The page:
Sceptre £7.99 (384pp) from the Independent Bookshop: 08430 600 030
The Man Who Disappeared, By Clare Morrall
Friday 02 July 2010
A novelist in search of a syndrome, Clare Morrall seems irresistibly drawn to characters with cognitive disorders. Her Man Booker-short listed debut Astonishing Splashes of Colour featured a heroine who suffered from synaesthesia, while subsequent novels explored Asperger's and depression. In The Man Who Disappeared, her fourth novel, she examines a yet more idiosyncratic condition - a middle-aged woman seemingly entirely happy with her lot.
Kate Kendall lives in a pretty wisteria-clad house in seaside Budleigh Salterton. Life is a pleasant round of familial duties revolving around her accountant husband, Felix, and their three privately-educated children. As a couple they still hold hands on the beach and remember anniversaries – their biggest row to date has been a tiff over wallpaper choices for the study. But as wised-up readers will know, such domestic smuggery can't possibly auger well. One day, while travelling home from a trip in Canada, Kate is taken aside by airport security to be informed that her husband has gone missing, wanted on charges of money laundering and fraud. It's a revelation that shakes her to the core, forcing her to reassess her last 27 years of married life.
Stories about marital betrayal can follow any number of scenarios, but here Morrall is less interested in if or when Felix will come back, than getting to the root of what makes him tick. Replaying scenes from her marriage, Kate starts to rake over her relationship, trying to understand what happened between herself and the man she thought she knew.
When Felix fails to return home, and the joint bank account is finally emptied, Kate is forced to sell up the family home and move to a nearby council flat. The childrens' reaction to their changed circumstance is well observed. Rory, aged nine, previously a nervy boy in the habit of talking to aliens, starts to thrive at his new local school; while older sister Millie, already embarking on her own romantic misadventures, retreats further into her own private teenage world. For Kate, now employed as a lollipop lady, it takes longer to divest the badges of middleclassdom.
Although Morrall tries hard with the jargon of international crime, Felix's Interpol-by-the-sea interlude never sits comfortably with the rest of the novel. At times the author seems unsure whether she's writing a psychological thriller or a family drama. Either way, Felix's disappearance provides a useful way to examine how notions of respectability impact on matters of the heart. Refresingly, Morrall's novel doesn't turn out to be a case of adulterous mid-life flight, but the story of a man who never felt he deserved to stay.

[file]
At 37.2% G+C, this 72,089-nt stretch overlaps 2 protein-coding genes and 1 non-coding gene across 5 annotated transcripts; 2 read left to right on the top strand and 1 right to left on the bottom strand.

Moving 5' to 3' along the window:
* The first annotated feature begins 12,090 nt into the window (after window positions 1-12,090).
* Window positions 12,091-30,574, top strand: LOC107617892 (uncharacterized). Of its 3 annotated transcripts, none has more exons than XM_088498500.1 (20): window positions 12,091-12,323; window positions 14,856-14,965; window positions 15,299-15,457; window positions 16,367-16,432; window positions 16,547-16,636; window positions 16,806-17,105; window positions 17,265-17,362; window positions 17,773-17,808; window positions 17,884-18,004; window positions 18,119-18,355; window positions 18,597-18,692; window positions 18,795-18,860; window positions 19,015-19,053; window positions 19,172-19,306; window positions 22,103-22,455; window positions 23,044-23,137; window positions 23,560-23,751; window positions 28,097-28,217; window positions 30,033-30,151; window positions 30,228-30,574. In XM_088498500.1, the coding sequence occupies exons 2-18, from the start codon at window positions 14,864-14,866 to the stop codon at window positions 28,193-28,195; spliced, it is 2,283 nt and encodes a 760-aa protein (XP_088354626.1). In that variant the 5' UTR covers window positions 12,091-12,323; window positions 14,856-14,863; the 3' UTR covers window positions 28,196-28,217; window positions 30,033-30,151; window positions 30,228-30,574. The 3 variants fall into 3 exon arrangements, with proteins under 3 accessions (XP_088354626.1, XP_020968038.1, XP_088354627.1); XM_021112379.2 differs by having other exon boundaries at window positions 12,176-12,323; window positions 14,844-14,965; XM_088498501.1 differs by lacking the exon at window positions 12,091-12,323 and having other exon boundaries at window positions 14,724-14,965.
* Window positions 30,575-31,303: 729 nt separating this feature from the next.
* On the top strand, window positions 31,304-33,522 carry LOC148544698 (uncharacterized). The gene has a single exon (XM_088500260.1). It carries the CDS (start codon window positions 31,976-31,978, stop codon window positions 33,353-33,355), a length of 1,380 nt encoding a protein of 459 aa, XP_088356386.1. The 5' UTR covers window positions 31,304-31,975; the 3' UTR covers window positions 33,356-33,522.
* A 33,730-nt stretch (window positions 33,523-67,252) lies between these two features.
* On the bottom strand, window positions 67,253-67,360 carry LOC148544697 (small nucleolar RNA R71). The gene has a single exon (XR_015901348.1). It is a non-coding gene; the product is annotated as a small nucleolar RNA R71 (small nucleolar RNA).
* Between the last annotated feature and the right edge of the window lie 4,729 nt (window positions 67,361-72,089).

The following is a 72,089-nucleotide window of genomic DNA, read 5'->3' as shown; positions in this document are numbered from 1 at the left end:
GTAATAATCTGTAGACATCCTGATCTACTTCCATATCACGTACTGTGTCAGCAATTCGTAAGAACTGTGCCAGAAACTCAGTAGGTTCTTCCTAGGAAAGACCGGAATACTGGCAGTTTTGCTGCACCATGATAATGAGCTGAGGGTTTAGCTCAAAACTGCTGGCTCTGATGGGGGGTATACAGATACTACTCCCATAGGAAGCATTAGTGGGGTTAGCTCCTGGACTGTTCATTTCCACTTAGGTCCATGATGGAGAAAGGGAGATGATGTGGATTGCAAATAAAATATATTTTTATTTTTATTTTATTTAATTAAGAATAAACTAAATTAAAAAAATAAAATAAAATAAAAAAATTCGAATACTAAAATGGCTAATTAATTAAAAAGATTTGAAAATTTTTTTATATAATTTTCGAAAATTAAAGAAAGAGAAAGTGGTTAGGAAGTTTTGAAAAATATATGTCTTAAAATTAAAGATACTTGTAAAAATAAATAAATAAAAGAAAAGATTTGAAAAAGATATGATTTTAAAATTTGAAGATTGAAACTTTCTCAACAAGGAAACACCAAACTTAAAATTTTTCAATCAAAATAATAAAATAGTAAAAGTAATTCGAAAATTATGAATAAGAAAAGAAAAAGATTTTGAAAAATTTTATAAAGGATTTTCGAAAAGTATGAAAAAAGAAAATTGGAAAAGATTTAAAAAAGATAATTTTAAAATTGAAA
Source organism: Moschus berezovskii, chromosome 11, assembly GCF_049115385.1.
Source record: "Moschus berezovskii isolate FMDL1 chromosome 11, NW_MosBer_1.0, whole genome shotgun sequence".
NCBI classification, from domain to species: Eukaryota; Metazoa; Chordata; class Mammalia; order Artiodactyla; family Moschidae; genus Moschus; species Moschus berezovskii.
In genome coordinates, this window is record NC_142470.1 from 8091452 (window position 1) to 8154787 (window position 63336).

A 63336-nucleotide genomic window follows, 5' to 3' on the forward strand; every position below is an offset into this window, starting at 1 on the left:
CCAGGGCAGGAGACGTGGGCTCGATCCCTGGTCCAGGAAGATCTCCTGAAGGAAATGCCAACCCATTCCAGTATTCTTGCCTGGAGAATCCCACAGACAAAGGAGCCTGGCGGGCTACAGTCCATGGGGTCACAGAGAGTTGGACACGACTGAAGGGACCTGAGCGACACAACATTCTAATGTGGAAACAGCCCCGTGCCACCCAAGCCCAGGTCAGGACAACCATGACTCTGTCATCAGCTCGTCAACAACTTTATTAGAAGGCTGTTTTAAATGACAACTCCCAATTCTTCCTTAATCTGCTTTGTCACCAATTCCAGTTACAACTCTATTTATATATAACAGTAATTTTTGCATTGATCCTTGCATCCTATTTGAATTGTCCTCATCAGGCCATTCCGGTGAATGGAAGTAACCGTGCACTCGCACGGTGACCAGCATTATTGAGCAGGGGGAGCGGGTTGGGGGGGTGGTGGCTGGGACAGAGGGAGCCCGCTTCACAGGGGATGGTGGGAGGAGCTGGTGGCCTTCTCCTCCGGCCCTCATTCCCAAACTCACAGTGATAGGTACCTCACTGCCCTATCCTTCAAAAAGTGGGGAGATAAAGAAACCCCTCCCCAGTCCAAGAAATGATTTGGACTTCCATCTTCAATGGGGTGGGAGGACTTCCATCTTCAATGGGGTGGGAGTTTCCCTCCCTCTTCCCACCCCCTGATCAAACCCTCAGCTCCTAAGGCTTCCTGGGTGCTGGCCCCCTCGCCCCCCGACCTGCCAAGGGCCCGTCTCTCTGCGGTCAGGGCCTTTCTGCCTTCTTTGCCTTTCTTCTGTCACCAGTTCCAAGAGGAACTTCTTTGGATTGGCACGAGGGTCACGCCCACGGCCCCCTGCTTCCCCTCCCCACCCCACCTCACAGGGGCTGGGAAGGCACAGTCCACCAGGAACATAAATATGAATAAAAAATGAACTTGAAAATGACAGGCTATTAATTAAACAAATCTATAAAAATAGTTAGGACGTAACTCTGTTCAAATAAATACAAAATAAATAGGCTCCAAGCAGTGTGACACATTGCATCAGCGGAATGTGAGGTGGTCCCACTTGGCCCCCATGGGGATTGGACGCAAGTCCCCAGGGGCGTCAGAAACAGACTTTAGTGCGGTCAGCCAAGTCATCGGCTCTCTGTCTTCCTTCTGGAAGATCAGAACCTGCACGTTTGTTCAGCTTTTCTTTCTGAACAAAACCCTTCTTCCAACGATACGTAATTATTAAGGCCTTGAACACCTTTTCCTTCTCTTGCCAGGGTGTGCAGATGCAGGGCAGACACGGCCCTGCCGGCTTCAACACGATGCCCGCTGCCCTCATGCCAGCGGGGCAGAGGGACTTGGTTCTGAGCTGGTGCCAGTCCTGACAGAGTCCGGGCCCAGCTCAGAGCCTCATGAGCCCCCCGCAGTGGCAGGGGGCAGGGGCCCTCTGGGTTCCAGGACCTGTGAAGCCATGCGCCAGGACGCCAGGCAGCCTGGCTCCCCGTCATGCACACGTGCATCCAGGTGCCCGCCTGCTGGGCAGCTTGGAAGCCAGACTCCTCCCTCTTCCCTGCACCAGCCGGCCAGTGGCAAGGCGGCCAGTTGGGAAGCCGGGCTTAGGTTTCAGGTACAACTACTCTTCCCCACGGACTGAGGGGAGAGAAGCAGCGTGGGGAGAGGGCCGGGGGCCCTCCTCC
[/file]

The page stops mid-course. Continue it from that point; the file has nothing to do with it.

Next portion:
The best TV shows and films coming to the servicetv
Watch the new House of Cards series three trailerTV
Oscars 2015It was the first time Barney has compered the Academy Awards
Oscars 2015 From Meryl Streep whooping Patricia Arquette's equality speech to Chris Pine in tears
Oscars 2015 Mexican filmmaker uses speech to urge 'respect' for immigrants
TV ReviewThe intrigue deepens as we delve further but don't expect any answers just yet
Razzies 2015 Golden Raspberry Awards 'honours' Cameron Diaz and Kirk Cameron
Arts & Ents blogs
- 1 End of the licence fee: BBC to back radical overhaul of how it is funded
- 2 This restaurant has misunderstood the concept of 'cheese and biscuits'
- 3 Raif Badawi, the Saudi Arabian blogger sentenced to 1,000 lashes, may now face death penalty
- 4 Delhi bus rapist blames dead victim for attack because 'girls are responsible for rape'
- 5 PornHub turns masturbation into energy in bid to save the planet
Game of Thrones season 5 spoilers: What we can expect according to George RR Martin's books
Spectre: Director Sam Mendes teases clips from upcoming James Bond movie
Indian Summers recommissioned: Channel 4 confirm a second series of British Empire drama
Fifty Shades of Grey movie shows first sex scene 'after 40 minutes'
The Casual Vacancy finale review: Superb cast, luscious cinematography - shame about the confused ending
New theory could prove how life began and disprove God
This is what it's like to be dead, according to a guy who died for a bit
End of the licence fee: BBC to back radical overhaul of how it is funded
'Jihadi John': CAGE representative storms off Sky News accusing Kay Burley of Islamophobia
Ukip would cut billions from Scottish budget to fund English tax cuts
Nearly 100,000 of Britain's poorest children go hungry after parents' benefits are cut